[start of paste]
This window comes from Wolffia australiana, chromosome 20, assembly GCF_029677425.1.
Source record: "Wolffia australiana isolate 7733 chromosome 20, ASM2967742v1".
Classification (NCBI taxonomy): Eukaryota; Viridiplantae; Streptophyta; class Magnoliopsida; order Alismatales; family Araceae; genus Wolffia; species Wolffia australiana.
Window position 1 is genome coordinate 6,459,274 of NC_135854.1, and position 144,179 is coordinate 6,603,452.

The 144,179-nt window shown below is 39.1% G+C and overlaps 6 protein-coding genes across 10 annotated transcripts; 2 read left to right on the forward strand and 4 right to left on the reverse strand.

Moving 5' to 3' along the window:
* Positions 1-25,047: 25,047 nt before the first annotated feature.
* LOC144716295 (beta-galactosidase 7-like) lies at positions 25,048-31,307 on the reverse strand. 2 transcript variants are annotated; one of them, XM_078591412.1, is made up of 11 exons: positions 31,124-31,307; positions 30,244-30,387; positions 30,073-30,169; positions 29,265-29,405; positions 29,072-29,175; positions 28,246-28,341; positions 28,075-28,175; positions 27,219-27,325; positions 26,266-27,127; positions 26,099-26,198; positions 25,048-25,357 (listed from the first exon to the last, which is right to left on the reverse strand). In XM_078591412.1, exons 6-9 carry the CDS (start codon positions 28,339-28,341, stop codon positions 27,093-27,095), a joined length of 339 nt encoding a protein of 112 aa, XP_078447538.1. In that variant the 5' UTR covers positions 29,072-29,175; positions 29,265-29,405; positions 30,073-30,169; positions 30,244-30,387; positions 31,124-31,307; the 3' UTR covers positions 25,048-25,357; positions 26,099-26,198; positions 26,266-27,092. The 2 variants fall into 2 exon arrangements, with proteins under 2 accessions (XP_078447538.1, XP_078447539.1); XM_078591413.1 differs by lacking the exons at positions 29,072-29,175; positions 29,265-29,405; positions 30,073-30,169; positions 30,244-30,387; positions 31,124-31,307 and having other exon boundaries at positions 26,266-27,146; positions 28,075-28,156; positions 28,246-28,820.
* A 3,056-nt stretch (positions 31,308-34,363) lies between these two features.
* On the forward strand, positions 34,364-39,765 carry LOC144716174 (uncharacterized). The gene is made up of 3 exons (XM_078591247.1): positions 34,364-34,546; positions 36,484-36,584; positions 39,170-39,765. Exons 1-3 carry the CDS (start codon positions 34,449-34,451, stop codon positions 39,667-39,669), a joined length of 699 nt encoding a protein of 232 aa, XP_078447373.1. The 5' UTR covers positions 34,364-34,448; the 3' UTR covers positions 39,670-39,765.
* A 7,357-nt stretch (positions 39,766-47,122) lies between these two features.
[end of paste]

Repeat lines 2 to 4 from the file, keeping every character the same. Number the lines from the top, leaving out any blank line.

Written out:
Source record: "Wolffia australiana isolate 7733 chromosome 20, ASM2967742v1".
Classification (NCBI taxonomy): Eukaryota; Viridiplantae; Streptophyta; class Magnoliopsida; order Alismatales; family Araceae; genus Wolffia; species Wolffia australiana.
Window position 1 is genome coordinate 6,459,274 of NC_135854.1, and position 144,179 is coordinate 6,603,452.